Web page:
*the idea being that *16...Nxe5?
*doesn't work due to *17.Bxf7+!
Nxf7
18.Rxc8
Qxd2
19.Rxf8+!
*The point.*) *16.e6!?
has already been played in a game by two amateurs. I must say I like this move very much, but probably Black is fine: * (16.Bh6?
Nxe5!
17.dxe5
Qg4
; 16.Bd3
Na5
*is fine for Black*) *16...fxe6
17.Nf4
Nd8!
* (17...Rxf4
*was played in that game, but Black does not have enough compensation after *18.Bxf4
Nxd4
19.Bf1!
) *18.Qe2
And White is planning Qg4 and h4-h5. Also d5 may sometimes be an option. I think Black can deal with those threats by playing * (18.h4??
*is logical but fails to the beautiful tactic *18...Rxf4!
19.Bxf4
Rxc4!
20.Rxc4
Qd5-+
) *18...Qd6
19.Qg4
Be4!
and if 20.h4
then the non-standard * (20.Bxe6+
Nxe6
21.Qxe6+
Qxe6
22.Nxe6
Rfe8=
; 20.a4
*is too slow *20...Kh8
21.h4
Bf6
22.h5
Bf5
23.Qf3
g5!
) *20...Bf5
21.Qe2
h5!
and now that e6 and g6 are well protected, Black is able to get his knight back into play and take over the initiative.; 15.Bh6
is logical. I guess Anand planned 15...Qb4!
Now White doesn't have a way to keep his advantage without trading queens, but the arising ending, should also be good for Black. 16.Qxb4
* (16.Qe3
Na5
17.Bd3
Nc4
*with counterplay*; 16.Rc3
Nxd4!
*This trick leads to a draw by force: *17.Nxd4
Rxc4
18.Rxc4
Qxc4
19.Bxg7
Kxg7
20.Nf5+!
*beautiful, but it only secures the perpetual * (*Another beautiful line is- *20.Rc1
Qa4
21.Rc7
Rc8!
22.Rxb7
Qxa2!!
23.Nf5+!
gxf5
24.Qg5+
Kh8
25.h3
*with some advantage for Black.*) *20...gxf5
21.Qg5+
Kh8
22.Qxe7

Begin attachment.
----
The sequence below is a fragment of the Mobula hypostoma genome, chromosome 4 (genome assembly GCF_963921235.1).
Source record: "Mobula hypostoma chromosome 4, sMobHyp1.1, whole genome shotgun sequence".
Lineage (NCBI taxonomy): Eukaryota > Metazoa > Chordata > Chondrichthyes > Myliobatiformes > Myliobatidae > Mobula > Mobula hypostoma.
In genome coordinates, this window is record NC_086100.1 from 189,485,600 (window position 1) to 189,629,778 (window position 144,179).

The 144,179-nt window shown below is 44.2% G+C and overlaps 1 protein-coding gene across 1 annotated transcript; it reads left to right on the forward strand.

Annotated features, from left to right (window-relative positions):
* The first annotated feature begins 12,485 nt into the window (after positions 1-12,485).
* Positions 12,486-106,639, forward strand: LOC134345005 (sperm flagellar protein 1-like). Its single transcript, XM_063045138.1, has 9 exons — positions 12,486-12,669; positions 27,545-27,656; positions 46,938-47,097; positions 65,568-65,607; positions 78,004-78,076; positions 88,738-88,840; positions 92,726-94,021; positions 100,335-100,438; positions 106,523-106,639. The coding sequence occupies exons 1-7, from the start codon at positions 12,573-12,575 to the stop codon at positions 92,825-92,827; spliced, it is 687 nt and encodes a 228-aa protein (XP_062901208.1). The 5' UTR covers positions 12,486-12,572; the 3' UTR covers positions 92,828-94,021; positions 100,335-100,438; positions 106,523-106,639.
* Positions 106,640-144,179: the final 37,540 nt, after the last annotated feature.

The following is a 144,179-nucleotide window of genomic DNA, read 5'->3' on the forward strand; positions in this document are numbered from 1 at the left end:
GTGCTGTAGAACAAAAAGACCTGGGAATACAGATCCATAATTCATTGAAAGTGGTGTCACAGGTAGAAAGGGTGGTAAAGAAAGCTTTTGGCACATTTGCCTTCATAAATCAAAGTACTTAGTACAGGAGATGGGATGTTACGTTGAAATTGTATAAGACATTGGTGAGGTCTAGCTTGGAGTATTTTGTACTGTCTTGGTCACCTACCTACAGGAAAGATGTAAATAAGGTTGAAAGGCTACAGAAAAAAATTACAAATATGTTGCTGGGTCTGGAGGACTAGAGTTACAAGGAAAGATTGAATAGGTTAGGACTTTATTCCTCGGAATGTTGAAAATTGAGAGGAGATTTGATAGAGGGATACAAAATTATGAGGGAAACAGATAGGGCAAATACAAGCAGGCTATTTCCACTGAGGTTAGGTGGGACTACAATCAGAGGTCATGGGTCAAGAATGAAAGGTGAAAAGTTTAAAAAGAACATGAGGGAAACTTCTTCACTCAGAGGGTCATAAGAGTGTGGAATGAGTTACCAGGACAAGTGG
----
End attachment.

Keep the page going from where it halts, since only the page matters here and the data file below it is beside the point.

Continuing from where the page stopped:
Qc8
23.Qf6+
Kg8
24.Qg5+
Kh8
25.Qf6+
with perpetual.) 16...Nxb4
17.Bg5!?
Rfe8
18.a3
* (18.f3!?
) *18...h6!
* (18...Nc6?
19.d5
Na5
20.Bb5
) *19.Bh4
g5!
]

15...Na5
This move is simpler. He now wants to break up the white centre with e6 (or f5!?) and White is unable to avoid that. [15...Ne5
is possible, but more risky and complicated 16.Bb3
Ng4
* (16...Ba6!?
) *17.Bf4
Be5
18.g3!?
is very creative and interesting. It almost forces * (18.Bxe5
Qxe5
19.Ng3
) *18...Bxf4
19.gxf4
with a scary looking pawn mass. The position is unclear, though I would prefer being White here.]

16.Bb5!
Clever move, trying to avoid e6. [16.Bd3
is toothless. Black easily gets comfortable play with 16...e6
17.Bf4
Be5
* (17...Qd7!?
*is also possible *18.Nc3
Rc5!
) *18.Bxe5
* (18.Bh6
Rxc1
19.Rxc1
Rc8
) *18...Qxe5
19.dxe6
Qxe6
]

16...Rxc1
[16...e6?
is bad due to 17.dxe6
Qxe6
18.Bd7
Qxe4
19.f3!
winning the exchange.]

17.Rxc1

17...Rc8?
A logical follow-up, but I think it is inaccurate. Black should have played e6 as quickly as possible. [17...e6!
I don't know how White can get anything here, for example 18.Bf4
is answered with 18...Be5
19.Bxe5
Qxe5
20.Nc3
Rc8!
with the idea 21.dxe6
* (21.d6
Rd8
22.Rd1
Bc6=
) *21...Qxe6
22.Bd7
Rd8!
; 17...f5!?
was perhaps also possible, but too tricky.]

18.h3?
forgiving Anand for his inaccurate last move. [18.Rxc8+
Bxc8
19.Nd4!
aas a logical way to prevent e6. Now White has a pleasant advantage, though Black should hold this position. 19...a6
is probably the best- * (19...e6
*is logical, but White is not forced to take on e6 and may get an advantage with *20.Qc1!?
** (20.Be2!?
*is simpler and also nice for White *20...exd5
21.Nb5!
) *20...Bd7
21.Nc6
exd5
22.Bf4!
; 19...Bd7
I don't like. The arising endgame is dangerous for black: 20.Bxd7
* (20.Qd3!?
*is also possible and gives White some advantage after *20...Bxd4
21.Bxd4
Bxb5
22.Qxb5
f6
) *20...Qxd7
21.Nc6!
Nxc6
22.dxc6
Qxd2
* (22...Qxc6??
23.Qd8+
Bf8
24.Bh6+-
*is the trick.*) *23.Bxd2
Be5
24.f4
Bb8
25.Kf2
Kf8
26.Kf3
Ke8
27.e5
Kd8
28.Ke4
and Black needs just one extra tempo to play e6 and Kc7, but he is not in time: 28...Kc7
29.Bb4!
and maybe Black holds this, but the ending is not easy for him, to say the least.) 20.Be2
e6!
21.dxe6
fxe6
22.a4!
fixing the b6 and a6 pawn and securing slight but pleasant advantage.]

18...Rxc1+
Now Anand is easily equalizing [18...e6?
immediately blunders a pawn: 19.Rxc8+